Am I ungrateful for wishing he'd actually done this for each of the intersections rather than just for the ones falling within the boundaries of the US?

Here you are
posted by theodolite at 12:41 PM on May 10, 2013 [9 favorites]


Am I ungrateful for wishing he'd actually done this for each of the intersections rather than just for the ones falling within the boundaries of the US?

Considering that he'd have to hit at least two in North Korea, four within the inhospitable Tarim Basin in Western China, and eight in Turkmenistan, the challenges would be pretty great. He should at least go to Menorca for vacation and fird 40/4!
posted by The 10th Regiment of Foot at 12:51 PM on May 10, 2013 [1 favorite]


After just poking a bit at the world map I'm guessing that the latitude that crosses the most distance over land (as opposed to the largest number of longitude points that are on land, which would certainly be in Antarctica) is probably right around the 30th parallel. It just skims the bottom of the wide bit of North America and the top of Africa as well as an awful lot of Asia. I'm sure someone's already answered this question.
posted by George_Spiggott at 12:52 PM on May 10, 2013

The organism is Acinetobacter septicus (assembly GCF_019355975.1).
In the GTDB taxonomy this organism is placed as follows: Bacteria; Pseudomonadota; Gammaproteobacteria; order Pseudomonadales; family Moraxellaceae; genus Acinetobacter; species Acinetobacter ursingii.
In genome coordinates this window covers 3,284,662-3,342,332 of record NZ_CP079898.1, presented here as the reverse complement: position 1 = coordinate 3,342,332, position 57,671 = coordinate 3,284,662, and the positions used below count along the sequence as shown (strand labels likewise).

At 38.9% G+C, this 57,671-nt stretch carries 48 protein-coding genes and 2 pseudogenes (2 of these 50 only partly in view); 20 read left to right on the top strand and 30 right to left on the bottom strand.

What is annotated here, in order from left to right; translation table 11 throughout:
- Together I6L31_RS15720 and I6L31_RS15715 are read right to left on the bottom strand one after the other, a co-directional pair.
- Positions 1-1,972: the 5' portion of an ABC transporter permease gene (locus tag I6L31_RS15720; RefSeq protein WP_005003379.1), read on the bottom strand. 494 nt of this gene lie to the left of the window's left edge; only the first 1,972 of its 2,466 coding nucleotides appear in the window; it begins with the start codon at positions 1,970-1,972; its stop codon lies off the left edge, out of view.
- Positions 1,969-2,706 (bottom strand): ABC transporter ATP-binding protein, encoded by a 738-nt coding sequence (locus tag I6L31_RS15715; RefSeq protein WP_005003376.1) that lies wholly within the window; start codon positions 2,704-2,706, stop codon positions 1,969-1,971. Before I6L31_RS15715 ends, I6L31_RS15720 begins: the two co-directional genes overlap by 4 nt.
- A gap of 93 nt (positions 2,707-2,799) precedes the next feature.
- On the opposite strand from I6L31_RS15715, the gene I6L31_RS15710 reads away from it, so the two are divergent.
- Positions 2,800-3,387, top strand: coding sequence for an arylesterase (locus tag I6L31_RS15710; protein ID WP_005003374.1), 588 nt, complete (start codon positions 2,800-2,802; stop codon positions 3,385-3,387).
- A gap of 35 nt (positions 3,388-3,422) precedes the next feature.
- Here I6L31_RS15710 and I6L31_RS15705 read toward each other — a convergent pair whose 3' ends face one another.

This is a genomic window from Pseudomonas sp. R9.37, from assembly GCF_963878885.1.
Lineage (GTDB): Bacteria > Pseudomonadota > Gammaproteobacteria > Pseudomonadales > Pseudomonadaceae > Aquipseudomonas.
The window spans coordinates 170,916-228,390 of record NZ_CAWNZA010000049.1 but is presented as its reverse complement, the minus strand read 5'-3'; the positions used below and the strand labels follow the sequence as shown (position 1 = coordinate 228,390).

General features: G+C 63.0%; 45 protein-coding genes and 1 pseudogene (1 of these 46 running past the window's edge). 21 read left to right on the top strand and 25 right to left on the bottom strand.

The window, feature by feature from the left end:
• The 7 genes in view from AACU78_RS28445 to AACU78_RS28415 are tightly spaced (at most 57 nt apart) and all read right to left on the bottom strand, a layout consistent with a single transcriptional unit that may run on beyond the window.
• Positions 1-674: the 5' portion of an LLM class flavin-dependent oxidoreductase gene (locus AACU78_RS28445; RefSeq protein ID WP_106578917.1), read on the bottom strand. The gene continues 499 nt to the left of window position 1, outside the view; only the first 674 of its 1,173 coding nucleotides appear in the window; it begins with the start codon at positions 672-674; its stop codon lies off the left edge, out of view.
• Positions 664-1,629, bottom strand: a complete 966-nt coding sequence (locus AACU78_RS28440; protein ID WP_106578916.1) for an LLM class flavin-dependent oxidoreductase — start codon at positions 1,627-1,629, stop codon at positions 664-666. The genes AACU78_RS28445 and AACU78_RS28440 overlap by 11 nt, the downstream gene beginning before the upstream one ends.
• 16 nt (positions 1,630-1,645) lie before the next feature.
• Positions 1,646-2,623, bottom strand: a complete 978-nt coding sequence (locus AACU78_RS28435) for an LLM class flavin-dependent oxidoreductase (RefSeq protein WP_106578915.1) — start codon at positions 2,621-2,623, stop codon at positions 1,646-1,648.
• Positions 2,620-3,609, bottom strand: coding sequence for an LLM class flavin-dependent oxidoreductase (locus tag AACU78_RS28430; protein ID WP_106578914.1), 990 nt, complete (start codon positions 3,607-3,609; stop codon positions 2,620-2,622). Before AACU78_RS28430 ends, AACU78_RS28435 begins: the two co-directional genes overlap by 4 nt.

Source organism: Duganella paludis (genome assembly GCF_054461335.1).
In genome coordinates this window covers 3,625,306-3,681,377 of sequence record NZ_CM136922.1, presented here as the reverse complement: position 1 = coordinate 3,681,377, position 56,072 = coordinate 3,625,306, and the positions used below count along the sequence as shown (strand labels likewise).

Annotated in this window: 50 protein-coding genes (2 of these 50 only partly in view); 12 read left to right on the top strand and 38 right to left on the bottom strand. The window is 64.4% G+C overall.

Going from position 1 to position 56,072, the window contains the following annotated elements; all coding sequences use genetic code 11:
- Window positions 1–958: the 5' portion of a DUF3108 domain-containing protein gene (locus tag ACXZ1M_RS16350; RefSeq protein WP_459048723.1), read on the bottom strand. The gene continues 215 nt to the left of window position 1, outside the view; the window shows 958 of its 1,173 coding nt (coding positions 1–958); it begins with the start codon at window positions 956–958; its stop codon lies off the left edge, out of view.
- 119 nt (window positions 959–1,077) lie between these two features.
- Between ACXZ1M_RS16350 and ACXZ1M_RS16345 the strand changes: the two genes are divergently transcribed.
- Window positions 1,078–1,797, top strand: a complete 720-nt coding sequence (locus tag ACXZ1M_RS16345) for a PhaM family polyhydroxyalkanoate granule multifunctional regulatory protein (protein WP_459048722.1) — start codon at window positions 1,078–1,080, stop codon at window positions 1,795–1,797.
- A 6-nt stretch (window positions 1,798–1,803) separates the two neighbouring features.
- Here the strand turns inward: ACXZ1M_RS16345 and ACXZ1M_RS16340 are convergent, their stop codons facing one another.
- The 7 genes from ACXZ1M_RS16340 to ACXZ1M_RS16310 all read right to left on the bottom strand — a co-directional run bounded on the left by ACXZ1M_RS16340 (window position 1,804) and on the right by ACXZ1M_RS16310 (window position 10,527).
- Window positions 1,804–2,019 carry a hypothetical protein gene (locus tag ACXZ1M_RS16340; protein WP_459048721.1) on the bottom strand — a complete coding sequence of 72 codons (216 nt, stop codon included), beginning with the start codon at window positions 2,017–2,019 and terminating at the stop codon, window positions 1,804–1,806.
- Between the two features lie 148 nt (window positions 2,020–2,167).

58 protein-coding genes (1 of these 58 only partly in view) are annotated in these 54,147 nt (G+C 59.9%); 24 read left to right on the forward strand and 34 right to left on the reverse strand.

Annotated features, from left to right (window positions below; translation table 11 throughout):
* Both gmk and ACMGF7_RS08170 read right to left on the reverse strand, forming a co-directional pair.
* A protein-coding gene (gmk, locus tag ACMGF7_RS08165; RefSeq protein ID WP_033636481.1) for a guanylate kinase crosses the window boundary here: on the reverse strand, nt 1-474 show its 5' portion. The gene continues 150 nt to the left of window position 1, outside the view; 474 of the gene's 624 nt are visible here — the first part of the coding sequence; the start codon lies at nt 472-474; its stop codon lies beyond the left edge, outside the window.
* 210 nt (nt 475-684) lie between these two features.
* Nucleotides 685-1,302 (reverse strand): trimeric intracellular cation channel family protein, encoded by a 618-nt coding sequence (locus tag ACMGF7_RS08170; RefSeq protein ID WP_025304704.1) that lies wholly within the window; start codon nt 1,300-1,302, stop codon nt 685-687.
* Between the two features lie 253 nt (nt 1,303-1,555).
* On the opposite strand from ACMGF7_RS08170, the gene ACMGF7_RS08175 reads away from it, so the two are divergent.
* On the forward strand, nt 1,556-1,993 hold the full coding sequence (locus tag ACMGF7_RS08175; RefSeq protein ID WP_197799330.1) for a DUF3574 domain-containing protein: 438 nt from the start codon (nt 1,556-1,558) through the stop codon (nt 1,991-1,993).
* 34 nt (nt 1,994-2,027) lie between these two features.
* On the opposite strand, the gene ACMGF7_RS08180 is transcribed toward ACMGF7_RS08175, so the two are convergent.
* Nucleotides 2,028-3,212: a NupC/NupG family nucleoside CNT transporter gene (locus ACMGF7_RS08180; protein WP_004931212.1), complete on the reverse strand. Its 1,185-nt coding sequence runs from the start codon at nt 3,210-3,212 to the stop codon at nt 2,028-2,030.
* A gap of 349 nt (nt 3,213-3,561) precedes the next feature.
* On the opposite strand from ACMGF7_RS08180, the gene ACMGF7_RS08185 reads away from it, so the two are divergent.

Yeah, I was just about to link to confluence.org, one of the first "web sites" I can recall from huge times ago. That is vintage web design, as you can see. Anyway, I always enjoyed that the thumbnails from Saskatchewan at Confluence were just a whole bunch of postage-stamp-sized pictures of golden fields with blue sky above them.
posted by ricochet biscuit at 12:55 PM on May 10, 2013 [3 favorites]


After just poking a bit at the world map I'm guessing that the latitude that crosses the most distance over land (as opposed to the largest number of longitude points that are on land, which would certainly be in Antarctica) is probably right around the 30th parallel. It just skims the bottom of the wide bit of North America and the top of Africa as well as an awful lot of Asia.

I don't know why it boggles me so much that any part of America is south of any part of Africa, but it does. And I've lived in parts of Africa that are north of parts of America that I've also lived in.
posted by Etrigan at 1:05 PM on May 10, 2013


Wow, amazed that confluence.org is not only still up but has photos posted only a few days ago.
posted by gubo at 1:05 PM on May 10, 2013


Damn you for posting confluence.org, there goes the rest of my afternoon.
posted by desjardins at 1:06 PM on May 10, 2013


I love this project. There is nothing like large format. Oh, to see these as huge cibachromes on a gallery wall.

Also, it's interesting he used Ektachrome 100 plus. Another discontinued Kodak film, I guess it just couldn't hold enough of the shrinking colour reversal market. At least we still have Velvia.
posted by [expletive deleted] at 1:09 PM on May 10, 2013